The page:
The issue of predestination and grace would be at the heart of the so-called "Semi-Pelagian" controversy. And it was this very letter, ep. 192 from Augustine to Sixtus, which eventually would spark a real controversy for the monks of Adrumentum in North Africa. One of the monks of Hadrumentum, Florus, found a copy of the letter in the library of Evodius the Bishop of Uzalis. Florus sent a copy to the monks back home in Hadrumentum and they got all riled up about predestination and grace. They were shocked by what Augustine was saying and concluded that, for example, there superior shouldn’t punish them if they didn’t pray or if they behaved badly, but should rather simply pray that God would give them the grace they were apparently lacking. The monks were wondering what good it was to pray, etc., if everything was predestined. These monks wrote to Augustine for a clarification about what he had written to Sixtus and the bishop responded to their abbot with two works, On Grace and Free Will and On Correction and Grace. (Augustine’s letters 214 and 215 have more on all this business.)
The letter itself ep. 192 starts with Augustine saying how happy he is that Sixtus was against the Pelagians. He distingushes the different types of Pelagians and how to deal with them. Some ought to be silenced and some instructed. He then says in a nutshell that because of Adam’s sin everyone deserves damnation. Through the Sacrifice of the Cross Christ’s merits and justification are extended to us sinners. Since non of us deserve grace on our own, we are justly damned, except for Christ’s merits. We cannot in ourselves merit even the choice of who will receive grace, either because of what we might have done in the past or what God foresees we will do in the future. God saves some out of mercy and He is just when people are damned. He uses the example of infants he die, some baptized and some not baptized. God foresees all outcomes and in mercy provides baptism for some and not for others. It is divine providence, not luck or fate or destiny outside of what God foresees. Similarly, God allows some who hear the Good News to convert and be justified, and to others he does not extend this grace. Even our prayers for mercy and our faith are graces. This is where we get the famous concept that God crowns his own merits in us.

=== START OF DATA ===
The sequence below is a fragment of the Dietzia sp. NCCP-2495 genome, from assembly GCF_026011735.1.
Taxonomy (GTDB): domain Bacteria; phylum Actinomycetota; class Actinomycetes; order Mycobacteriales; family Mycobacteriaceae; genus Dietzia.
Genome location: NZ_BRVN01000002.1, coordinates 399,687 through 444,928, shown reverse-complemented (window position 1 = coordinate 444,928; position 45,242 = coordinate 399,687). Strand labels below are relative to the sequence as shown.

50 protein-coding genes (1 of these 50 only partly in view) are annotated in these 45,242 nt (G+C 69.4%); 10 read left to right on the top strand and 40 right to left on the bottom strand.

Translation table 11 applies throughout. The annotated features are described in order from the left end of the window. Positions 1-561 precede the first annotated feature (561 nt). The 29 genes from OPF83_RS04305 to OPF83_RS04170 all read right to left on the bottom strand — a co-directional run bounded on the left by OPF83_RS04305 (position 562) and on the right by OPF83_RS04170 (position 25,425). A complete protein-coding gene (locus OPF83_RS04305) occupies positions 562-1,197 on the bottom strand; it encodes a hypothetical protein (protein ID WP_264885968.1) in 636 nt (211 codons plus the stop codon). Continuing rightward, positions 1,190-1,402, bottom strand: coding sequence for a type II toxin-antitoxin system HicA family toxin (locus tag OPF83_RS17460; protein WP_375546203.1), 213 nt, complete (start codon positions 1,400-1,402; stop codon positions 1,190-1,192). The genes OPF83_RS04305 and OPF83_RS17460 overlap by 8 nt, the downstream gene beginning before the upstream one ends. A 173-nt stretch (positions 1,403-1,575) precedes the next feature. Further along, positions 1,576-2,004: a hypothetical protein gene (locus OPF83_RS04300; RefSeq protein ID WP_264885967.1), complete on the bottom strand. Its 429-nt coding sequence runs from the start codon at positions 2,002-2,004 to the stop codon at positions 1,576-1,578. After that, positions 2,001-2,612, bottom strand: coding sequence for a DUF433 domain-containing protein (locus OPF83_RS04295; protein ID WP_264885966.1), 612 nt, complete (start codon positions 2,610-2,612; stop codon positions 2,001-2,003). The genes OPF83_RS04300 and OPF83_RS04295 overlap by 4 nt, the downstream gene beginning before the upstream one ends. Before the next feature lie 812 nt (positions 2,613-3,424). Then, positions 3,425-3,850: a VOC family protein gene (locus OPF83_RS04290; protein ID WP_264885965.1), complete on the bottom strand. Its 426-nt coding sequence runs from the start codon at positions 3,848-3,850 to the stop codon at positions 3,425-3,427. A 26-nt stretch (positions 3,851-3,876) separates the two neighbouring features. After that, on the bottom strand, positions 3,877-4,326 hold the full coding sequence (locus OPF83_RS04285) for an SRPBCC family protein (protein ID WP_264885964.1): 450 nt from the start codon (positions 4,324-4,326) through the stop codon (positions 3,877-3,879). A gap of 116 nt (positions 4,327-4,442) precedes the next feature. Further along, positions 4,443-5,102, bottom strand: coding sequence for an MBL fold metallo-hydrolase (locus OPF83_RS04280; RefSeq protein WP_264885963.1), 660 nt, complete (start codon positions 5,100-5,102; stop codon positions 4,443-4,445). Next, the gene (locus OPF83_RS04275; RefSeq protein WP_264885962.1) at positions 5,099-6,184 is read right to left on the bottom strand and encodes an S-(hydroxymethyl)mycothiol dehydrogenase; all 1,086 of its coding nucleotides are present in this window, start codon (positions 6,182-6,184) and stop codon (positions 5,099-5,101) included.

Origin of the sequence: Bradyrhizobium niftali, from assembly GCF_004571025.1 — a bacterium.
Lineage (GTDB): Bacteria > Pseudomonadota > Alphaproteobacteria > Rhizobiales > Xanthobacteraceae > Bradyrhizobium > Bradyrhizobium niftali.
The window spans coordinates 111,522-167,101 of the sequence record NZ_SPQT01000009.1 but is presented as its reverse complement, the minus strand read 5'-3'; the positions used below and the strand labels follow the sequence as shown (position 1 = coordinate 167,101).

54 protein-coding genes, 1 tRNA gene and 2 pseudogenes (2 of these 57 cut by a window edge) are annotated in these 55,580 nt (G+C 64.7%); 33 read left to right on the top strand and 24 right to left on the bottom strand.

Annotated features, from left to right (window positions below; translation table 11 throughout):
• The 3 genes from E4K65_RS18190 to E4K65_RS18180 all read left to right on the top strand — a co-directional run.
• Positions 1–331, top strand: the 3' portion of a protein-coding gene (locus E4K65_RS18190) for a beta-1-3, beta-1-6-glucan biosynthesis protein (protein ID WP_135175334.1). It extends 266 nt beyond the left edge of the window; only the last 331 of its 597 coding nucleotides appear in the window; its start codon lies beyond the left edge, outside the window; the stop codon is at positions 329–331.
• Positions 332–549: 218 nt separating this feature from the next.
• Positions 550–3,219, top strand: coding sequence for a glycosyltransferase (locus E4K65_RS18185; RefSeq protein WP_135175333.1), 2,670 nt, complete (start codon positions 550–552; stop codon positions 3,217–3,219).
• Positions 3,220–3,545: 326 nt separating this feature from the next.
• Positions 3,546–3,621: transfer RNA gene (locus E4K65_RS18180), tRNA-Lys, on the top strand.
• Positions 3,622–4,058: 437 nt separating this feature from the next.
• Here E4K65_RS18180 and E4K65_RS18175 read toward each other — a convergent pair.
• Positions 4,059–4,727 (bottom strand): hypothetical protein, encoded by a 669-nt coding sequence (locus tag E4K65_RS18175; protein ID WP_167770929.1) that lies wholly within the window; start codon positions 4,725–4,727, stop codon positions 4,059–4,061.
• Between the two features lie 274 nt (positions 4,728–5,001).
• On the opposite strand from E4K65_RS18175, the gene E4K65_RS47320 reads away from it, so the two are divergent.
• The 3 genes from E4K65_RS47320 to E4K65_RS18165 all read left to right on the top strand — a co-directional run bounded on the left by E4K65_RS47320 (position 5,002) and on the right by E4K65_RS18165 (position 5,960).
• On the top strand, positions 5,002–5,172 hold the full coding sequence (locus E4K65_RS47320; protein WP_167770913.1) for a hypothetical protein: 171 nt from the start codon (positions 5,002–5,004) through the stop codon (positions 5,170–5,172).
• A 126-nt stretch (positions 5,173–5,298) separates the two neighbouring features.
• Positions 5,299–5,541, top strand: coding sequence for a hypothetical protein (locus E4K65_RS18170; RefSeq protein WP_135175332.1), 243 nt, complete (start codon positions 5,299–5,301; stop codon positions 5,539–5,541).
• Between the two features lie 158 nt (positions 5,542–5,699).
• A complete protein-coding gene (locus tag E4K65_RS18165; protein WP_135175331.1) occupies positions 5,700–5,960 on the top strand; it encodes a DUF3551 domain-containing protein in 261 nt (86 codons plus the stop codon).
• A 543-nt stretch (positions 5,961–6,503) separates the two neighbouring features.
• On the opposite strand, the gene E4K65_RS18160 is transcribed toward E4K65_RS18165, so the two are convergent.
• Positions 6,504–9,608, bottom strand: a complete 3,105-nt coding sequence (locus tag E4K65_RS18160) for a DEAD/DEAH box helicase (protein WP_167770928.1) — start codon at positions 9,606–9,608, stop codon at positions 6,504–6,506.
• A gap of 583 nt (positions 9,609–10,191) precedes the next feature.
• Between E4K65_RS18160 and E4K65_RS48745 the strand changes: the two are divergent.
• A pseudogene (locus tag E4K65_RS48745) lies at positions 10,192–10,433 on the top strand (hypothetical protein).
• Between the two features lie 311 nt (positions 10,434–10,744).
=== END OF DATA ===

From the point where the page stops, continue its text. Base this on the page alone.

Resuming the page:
Let us see some of ep. 194 from Augustine to Sixtus, later St. Pope Sixtus III.
18. … But we must confess that God helps us in one way before he dwells in a person and in another way when He dwells in a person. For, when He dwells in a person, he helps a person who is already a believer.
19. What merit, then, does a human being have before grace so that by that merit he may recieve grace, since only grace produces us us every good merit of our and since, when God crowns our merits, He crowns His own gifts?
Does that phrase about crowning his own gifts in us sound familiar? It ought to. It is in one of the new Prefaces, “de sanctis” – (De gloria Sanctorum), in the Novus Ordo Missale Romanum which in English is called the Preface "of Holy Men and Women":
Vere dignum et iustum est, aequum et salutare, nos tibi semper et ubique gratias agere: Domine, sancte Pater, omnipotens aeterne Deus: Qui in Sanctorum concilio celebraris, et eorum coronando merita tua dona coronas. Qui nobis eorum conversatione largiris exemplum, et communione consortium, et intercessione subsidium; ut, tantis testibus confirmati, ad propositum certamen curramus invicti et immarcescibilem cum eis coronam gloriae consequamur, per Christum Dominum nostrum. Et ideo cum Angelis et Archangelis, cumque multiplici congregatione Sanctorum, hymnum laudis tibi canimus, sine fine dicentes: Sanctus.